Change in the workplace is a common occurrence. What is not as common is how leaders help their people navigate those changes. When a strategic change is announced and employees begin to internalize the impact to their roles, the work environment may become uncertain and less productive. When this occurs, leaders should rely on transition coaching to help the employee navigate through the change, accept the loss of the status quo, and support them in their need to remain focused on critical business priorities.
When changes take place in the workplace, there is generally a range of reactions and emotional responses that employees experience. During this uncertain time, it is critical managers communicate early, often, and effectively with their direct reports to gauge acceptance and potential resistance to the change.
Transition coaching is a process that enables leaders and employees to successfully navigate through workplace change. It requires a desire for mutual benefit to the individual and to the organization. Transition coaching, when implemented correctly may be defined as:
- A partnership where the leader acts as an advisor to the direct report and facilitates the discovery of solutions to business related challenges
- An exploration of the potential knowledge or skills that may need to be developed given the change in roles and responsibilities
- An interactive process where the manager provides direct feedback related to overcoming obstacles of business performance, role requirements, and change agility
- A method of meeting business challenges, fostering effective customer relationships, driving sales results, and enhancing professional development
- Providing reinforcement to build confidence during time of uncertainty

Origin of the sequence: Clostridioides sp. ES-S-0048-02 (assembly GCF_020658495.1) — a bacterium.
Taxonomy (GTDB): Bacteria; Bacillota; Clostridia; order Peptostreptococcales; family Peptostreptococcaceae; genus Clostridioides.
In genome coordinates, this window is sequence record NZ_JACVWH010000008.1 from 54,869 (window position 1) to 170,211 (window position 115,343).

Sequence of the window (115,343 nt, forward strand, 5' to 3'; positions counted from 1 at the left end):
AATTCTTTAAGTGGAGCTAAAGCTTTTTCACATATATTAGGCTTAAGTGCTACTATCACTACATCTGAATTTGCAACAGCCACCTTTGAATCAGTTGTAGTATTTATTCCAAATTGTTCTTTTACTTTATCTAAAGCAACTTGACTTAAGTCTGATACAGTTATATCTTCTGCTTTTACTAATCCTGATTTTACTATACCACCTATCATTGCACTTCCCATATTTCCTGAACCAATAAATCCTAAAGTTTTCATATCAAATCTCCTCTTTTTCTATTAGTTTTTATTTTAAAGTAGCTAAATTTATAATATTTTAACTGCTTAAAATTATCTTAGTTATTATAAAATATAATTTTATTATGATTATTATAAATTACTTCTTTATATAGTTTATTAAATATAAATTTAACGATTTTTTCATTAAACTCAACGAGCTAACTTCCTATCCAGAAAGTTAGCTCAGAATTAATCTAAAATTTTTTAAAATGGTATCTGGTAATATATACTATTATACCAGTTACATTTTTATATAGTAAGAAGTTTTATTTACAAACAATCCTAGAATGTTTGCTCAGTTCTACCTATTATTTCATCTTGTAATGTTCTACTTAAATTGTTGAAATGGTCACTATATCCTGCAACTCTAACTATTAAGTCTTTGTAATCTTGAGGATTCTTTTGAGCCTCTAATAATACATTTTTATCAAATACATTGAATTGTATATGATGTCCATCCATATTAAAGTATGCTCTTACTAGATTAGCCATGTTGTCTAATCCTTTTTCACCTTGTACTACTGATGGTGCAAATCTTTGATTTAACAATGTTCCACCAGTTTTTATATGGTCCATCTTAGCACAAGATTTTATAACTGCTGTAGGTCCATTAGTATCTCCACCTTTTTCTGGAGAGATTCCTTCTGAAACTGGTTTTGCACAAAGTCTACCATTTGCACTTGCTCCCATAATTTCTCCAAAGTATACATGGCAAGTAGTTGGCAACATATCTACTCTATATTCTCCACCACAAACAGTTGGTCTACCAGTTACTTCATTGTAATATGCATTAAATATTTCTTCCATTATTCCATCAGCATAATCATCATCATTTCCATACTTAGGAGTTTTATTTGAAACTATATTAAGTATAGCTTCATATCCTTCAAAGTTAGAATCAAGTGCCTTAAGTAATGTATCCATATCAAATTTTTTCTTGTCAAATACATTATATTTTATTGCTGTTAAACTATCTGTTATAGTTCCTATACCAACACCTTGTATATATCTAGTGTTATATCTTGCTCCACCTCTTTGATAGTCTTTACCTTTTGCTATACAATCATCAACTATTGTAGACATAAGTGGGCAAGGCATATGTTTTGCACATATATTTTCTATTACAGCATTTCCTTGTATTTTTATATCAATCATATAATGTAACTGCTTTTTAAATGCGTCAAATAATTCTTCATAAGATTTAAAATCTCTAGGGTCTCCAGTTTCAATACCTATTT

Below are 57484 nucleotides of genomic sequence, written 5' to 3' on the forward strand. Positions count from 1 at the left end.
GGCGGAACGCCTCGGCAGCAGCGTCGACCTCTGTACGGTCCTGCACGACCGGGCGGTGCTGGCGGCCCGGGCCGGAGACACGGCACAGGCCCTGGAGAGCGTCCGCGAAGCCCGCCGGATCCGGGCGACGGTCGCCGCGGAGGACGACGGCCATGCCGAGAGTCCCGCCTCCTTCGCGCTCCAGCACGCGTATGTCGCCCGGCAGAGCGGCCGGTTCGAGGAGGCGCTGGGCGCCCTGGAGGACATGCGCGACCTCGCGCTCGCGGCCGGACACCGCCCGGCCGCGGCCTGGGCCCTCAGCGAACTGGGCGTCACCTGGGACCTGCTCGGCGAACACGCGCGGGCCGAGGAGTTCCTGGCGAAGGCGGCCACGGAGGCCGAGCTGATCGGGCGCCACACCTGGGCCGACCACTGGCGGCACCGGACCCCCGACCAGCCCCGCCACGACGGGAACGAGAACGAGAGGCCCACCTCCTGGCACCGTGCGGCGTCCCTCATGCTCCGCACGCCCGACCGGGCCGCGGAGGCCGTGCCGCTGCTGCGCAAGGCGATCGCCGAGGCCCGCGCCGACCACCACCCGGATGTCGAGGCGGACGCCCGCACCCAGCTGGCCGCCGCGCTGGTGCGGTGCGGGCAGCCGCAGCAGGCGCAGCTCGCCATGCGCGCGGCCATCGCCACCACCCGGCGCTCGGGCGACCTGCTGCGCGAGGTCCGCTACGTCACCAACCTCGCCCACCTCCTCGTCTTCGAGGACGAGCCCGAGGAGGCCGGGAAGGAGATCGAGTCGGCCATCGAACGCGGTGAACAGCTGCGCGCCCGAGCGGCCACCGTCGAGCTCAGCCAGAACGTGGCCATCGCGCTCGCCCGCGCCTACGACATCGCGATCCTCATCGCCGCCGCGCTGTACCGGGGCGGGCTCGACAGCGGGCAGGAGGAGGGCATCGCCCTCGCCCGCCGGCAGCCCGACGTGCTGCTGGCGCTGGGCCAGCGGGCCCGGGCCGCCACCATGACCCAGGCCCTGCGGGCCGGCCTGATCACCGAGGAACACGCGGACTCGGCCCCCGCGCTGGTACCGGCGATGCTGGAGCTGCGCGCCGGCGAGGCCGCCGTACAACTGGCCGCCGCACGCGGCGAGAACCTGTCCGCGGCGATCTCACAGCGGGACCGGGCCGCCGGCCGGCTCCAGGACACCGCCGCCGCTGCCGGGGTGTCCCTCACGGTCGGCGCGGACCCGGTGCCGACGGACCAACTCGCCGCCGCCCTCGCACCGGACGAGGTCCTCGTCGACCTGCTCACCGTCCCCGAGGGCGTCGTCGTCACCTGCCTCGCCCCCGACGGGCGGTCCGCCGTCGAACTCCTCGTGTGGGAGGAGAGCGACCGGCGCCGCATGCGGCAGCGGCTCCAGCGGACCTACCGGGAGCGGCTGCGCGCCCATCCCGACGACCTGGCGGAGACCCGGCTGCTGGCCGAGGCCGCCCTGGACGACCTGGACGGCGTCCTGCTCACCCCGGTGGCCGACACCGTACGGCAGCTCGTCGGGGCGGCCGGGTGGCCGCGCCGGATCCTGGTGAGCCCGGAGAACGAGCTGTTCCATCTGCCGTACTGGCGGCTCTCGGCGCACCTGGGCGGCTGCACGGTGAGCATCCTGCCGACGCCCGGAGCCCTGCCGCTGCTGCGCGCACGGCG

Identify Coaching Strengths and Weaknesses. Prior to taking on the role of “Transition Coach,” it is important to assess one’s own ability to coach effectively. Coaching is much more interactive than it is directive. The emphasis lies in one’s ability to help direct reports identify issues or concerns related to the transition and encourage individuals to solve their own problems. Evaluate your own coaching ability to:
- Communicate the purpose, goals and expectations of the change
- Build trusting and credible relationships
- Inspire direct reports to help themselves
- Ensure follow-through with agreed upon next steps
Listen Actively and Show Empathy. In order to provide appropriate feedback, it is important to build trust and promote an atmosphere of open dialogue by listening. During transitions, direct reports should be encouraged to express how the change is impacting them. Additionally, an active listener may act as a ‘sounding board’ for direct reports to resolve their own challenges. Recognition and acknowledgement of the direct reports’ feelings allows for more meaningful exchanges during times of change.
Provide Actionable Feedback. People like to know where they stand. It is also helpful for individuals to view their contributions from the perspective of their leaders and peers. Direct reports can use constructive comments to broaden their awareness and gain momentum. To ensure that feedback is insightful and not accusatory, one must be clear about:
- How goals are to be evaluated
- Which goals were met and which were not
- Why each goal is vital to the change initiative (not just the unmet goals)
- What is the resulting impact on the individual, the team and/or the organization
As a transition coach, you will need to help individuals manage their emotions, including their “me issues,” build up their confidence, and reinforce their commitment to the transition. Even individuals who are more comfortable with change may experience feelings that are decidedly unpleasant — in particular, the feeling of being overwhelmed. An increased level of patience and support are needed when coaching through transitions. Remembering the tips above will strengthen your ability to coach others during a transition.